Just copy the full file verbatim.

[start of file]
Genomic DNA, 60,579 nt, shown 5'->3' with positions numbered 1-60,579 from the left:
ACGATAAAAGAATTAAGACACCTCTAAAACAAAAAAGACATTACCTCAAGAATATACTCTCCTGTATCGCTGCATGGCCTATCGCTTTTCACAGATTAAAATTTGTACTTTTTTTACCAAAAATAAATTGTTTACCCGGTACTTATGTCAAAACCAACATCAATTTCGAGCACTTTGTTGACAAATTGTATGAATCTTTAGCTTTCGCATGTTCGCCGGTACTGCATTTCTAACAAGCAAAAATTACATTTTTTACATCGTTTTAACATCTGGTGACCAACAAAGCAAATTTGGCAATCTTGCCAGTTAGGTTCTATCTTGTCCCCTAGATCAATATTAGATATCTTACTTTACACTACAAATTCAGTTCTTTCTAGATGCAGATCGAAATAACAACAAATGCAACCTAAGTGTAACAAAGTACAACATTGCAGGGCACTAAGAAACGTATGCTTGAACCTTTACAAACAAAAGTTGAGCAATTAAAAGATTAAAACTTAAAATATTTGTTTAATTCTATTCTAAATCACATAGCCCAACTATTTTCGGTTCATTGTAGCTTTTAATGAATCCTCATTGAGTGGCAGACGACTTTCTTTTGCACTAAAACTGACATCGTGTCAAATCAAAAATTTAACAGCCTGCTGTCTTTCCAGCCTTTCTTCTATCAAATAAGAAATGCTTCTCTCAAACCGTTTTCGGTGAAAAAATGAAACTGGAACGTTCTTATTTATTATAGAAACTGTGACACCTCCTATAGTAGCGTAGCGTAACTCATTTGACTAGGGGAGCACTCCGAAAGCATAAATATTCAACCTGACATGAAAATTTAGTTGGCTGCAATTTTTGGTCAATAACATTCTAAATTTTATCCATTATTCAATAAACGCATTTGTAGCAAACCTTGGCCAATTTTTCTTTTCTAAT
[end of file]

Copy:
Genomic DNA, 60,579 nt, shown 5'->3' with positions numbered 1-60,579 from the left:
ACGATAAAAGAATTAAGACACCTCTAAAACAAAAAAGACATTACCTCAAGAATATACTCTCCTGTATCGCTGCATGGCCTATCGCTTTTCACAGATTAAAATTTGTACTTTTTTTACCAAAAATAAATTGTTTACCCGGTACTTATGTCAAAACCAACATCAATTTCGAGCACTTTGTTGACAAATTGTATGAATCTTTAGCTTTCGCATGTTCGCCGGTACTGCATTTCTAACAAGCAAAAATTACATTTTTTACATCGTTTTAACATCTGGTGACCAACAAAGCAAATTTGGCAATCTTGCCAGTTAGGTTCTATCTTGTCCCCTAGATCAATATTAGATATCTTACTTTACACTACAAATTCAGTTCTTTCTAGATGCAGATCGAAATAACAACAAATGCAACCTAAGTGTAACAAAGTACAACATTGCAGGGCACTAAGAAACGTATGCTTGAACCTTTACAAACAAAAGTTGAGCAATTAAAAGATTAAAACTTAAAATATTTGTTTAATTCTATTCTAAATCACATAGCCCAACTATTTTCGGTTCATTGTAGCTTTTAATGAATCCTCATTGAGTGGCAGACGACTTTCTTTTGCACTAAAACTGACATCGTGTCAAATCAAAAATTTAACAGCCTGCTGTCTTTCCAGCCTTTCTTCTATCAAATAAGAAATGCTTCTCTCAAACCGTTTTCGGTGAAAAAATGAAACTGGAACGTTCTTATTTATTATAGAAACTGTGACACCTCCTATAGTAGCGTAGCGTAACTCATTTGACTAGGGGAGCACTCCGAAAGCATAAATATTCAACCTGACATGAAAATTTAGTTGGCTGCAATTTTTGGTCAATAACATTCTAAATTTTATCCATTATTCAATAAACGCATTTGTAGCAAACCTTGGCCAATTTTTCTTTTCTAAT